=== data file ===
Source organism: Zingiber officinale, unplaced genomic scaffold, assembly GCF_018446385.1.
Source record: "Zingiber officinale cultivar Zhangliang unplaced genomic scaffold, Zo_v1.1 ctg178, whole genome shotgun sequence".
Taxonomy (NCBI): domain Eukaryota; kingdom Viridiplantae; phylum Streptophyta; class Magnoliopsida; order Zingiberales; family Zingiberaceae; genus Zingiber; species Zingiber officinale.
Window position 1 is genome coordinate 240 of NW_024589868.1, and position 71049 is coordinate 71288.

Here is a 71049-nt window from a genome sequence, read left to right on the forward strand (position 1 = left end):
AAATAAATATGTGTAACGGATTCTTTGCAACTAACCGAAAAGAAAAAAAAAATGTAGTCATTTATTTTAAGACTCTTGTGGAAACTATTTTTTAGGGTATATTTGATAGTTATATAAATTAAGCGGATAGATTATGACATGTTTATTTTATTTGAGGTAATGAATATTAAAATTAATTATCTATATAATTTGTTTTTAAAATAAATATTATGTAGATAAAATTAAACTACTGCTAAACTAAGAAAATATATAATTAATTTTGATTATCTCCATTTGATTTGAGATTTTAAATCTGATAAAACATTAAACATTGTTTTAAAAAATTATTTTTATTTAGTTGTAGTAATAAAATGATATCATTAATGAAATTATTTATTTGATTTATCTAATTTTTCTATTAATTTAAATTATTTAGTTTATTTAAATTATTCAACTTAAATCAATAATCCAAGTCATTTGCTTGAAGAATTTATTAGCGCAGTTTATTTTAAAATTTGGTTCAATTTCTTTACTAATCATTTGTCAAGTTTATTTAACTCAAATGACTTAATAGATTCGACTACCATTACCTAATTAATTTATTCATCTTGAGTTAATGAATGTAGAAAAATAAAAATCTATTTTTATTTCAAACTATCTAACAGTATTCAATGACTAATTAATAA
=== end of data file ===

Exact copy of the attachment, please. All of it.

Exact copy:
Source organism: Zingiber officinale, unplaced genomic scaffold, assembly GCF_018446385.1.
Source record: "Zingiber officinale cultivar Zhangliang unplaced genomic scaffold, Zo_v1.1 ctg178, whole genome shotgun sequence".
Taxonomy (NCBI): domain Eukaryota; kingdom Viridiplantae; phylum Streptophyta; class Magnoliopsida; order Zingiberales; family Zingiberaceae; genus Zingiber; species Zingiber officinale.
Window position 1 is genome coordinate 240 of NW_024589868.1, and position 71049 is coordinate 71288.

Here is a 71049-nt window from a genome sequence, read left to right on the forward strand (position 1 = left end):
AAATAAATATGTGTAACGGATTCTTTGCAACTAACCGAAAAGAAAAAAAAAATGTAGTCATTTATTTTAAGACTCTTGTGGAAACTATTTTTTAGGGTATATTTGATAGTTATATAAATTAAGCGGATAGATTATGACATGTTTATTTTATTTGAGGTAATGAATATTAAAATTAATTATCTATATAATTTGTTTTTAAAATAAATATTATGTAGATAAAATTAAACTACTGCTAAACTAAGAAAATATATAATTAATTTTGATTATCTCCATTTGATTTGAGATTTTAAATCTGATAAAACATTAAACATTGTTTTAAAAAATTATTTTTATTTAGTTGTAGTAATAAAATGATATCATTAATGAAATTATTTATTTGATTTATCTAATTTTTCTATTAATTTAAATTATTTAGTTTATTTAAATTATTCAACTTAAATCAATAATCCAAGTCATTTGCTTGAAGAATTTATTAGCGCAGTTTATTTTAAAATTTGGTTCAATTTCTTTACTAATCATTTGTCAAGTTTATTTAACTCAAATGACTTAATAGATTCGACTACCATTACCTAATTAATTTATTCATCTTGAGTTAATGAATGTAGAAAAATAAAAATCTATTTTTATTTCAAACTATCTAACAGTATTCAATGACTAATTAATAA